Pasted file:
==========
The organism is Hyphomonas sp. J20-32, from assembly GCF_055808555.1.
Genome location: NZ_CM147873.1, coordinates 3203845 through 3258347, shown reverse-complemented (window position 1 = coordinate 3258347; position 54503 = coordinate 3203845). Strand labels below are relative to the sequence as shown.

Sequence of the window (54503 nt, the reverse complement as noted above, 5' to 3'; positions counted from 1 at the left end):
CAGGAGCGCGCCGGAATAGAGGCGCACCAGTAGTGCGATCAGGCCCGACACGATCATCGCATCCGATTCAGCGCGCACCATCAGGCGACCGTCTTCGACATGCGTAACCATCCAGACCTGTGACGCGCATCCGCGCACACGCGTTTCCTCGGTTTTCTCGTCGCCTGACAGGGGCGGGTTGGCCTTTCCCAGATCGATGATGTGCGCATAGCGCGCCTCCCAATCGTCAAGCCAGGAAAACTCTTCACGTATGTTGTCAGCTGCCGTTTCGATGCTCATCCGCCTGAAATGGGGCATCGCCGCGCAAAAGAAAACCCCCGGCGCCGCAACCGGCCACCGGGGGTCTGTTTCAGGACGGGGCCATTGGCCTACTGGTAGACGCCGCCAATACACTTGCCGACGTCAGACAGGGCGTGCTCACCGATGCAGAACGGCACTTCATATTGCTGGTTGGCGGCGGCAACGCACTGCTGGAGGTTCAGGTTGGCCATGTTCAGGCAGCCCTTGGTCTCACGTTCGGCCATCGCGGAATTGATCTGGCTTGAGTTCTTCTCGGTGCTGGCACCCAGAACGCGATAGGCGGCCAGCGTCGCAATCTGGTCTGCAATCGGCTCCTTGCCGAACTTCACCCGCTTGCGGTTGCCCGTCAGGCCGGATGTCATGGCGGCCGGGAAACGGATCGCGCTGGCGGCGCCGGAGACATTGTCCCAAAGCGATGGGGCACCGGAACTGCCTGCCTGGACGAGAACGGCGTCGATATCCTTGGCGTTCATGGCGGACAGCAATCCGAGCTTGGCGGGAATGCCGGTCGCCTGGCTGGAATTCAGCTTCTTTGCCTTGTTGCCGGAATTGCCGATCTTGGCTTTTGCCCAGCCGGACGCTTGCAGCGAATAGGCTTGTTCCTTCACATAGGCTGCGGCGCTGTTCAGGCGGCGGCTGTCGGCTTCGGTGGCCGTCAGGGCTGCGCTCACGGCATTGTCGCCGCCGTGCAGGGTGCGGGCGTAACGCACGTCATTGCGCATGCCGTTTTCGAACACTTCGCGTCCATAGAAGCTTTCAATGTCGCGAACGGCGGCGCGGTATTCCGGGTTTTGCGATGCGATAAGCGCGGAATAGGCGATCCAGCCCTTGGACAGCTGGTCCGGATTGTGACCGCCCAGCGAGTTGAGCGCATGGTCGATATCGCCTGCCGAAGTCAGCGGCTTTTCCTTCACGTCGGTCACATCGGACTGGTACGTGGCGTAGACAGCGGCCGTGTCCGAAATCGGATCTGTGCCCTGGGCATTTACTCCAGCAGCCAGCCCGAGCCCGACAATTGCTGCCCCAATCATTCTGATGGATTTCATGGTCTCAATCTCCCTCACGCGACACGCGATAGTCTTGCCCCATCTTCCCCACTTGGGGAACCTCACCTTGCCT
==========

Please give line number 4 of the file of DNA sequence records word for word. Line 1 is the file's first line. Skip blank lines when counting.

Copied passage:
CAGGAGCGCGCCGGAATAGAGGCGCACCAGTAGTGCGATCAGGCCCGACACGATCATCGCATCCGATTCAGCGCGCACCATCAGGCGACCGTCTTCGACATGCGTAACCATCCAGACCTGTGACGCGCATCCGCGCACACGCGTTTCCTCGGTTTTCTCGTCGCCTGACAGGGGCGGGTTGGCCTTTCCCAGATCGATGATGTGCGCATAGCGCGCCTCCCAATCGTCAAGCCAGGAAAACTCTTCACGTATGTTGTCAGCTGCCGTTTCGATGCTCATCCGCCTGAAATGGGGCATCGCCGCGCAAAAGAAAACCCCCGGCGCCGCAACCGGCCACCGGGGGTCTGTTTCAGGACGGGGCCATTGGCCTACTGGTAGACGCCGCCAATACACTTGCCGACGTCAGACAGGGCGTGCTCACCGATGCAGAACGGCACTTCATATTGCTGGTTGGCGGCGGCAACGCACTGCTGGAGGTTCAGGTTGGCCATGTTCAGGCAGCCCTTGGTCTCACGTTCGGCCATCGCGGAATTGATCTGGCTTGAGTTCTTCTCGGTGCTGGCACCCAGAACGCGATAGGCGGCCAGCGTCGCAATCTGGTCTGCAATCGGCTCCTTGCCGAACTTCACCCGCTTGCGGTTGCCCGTCAGGCCGGATGTCATGGCGGCCGGGAAACGGATCGCGCTGGCGGCGCCGGAGACATTGTCCCAAAGCGATGGGGCACCGGAACTGCCTGCCTGGACGAGAACGGCGTCGATATCCTTGGCGTTCATGGCGGACAGCAATCCGAGCTTGGCGGGAATGCCGGTCGCCTGGCTGGAATTCAGCTTCTTTGCCTTGTTGCCGGAATTGCCGATCTTGGCTTTTGCCCAGCCGGACGCTTGCAGCGAATAGGCTTGTTCCTTCACATAGGCTGCGGCGCTGTTCAGGCGGCGGCTGTCGGCTTCGGTGGCCGTCAGGGCTGCGCTCACGGCATTGTCGCCGCCGTGCAGGGTGCGGGCGTAACGCACGTCATTGCGCATGCCGTTTTCGAACACTTCGCGTCCATAGAAGCTTTCAATGTCGCGAACGGCGGCGCGGTATTCCGGGTTTTGCGATGCGATAAGCGCGGAATAGGCGATCCAGCCCTTGGACAGCTGGTCCGGATTGTGACCGCCCAGCGAGTTGAGCGCATGGTCGATATCGCCTGCCGAAGTCAGCGGCTTTTCCTTCACGTCGGTCACATCGGACTGGTACGTGGCGTAGACAGCGGCCGTGTCCGAAATCGGATCTGTGCCCTGGGCATTTACTCCAGCAGCCAGCCCGAGCCCGACAATTGCTGCCCCAATCATTCTGATGGATTTCATGGTCTCAATCTCCCTCACGCGACACGCGATAGTCTTGCCCCATCTTCCCCACTTGGGGAACCTCACCTTGCCT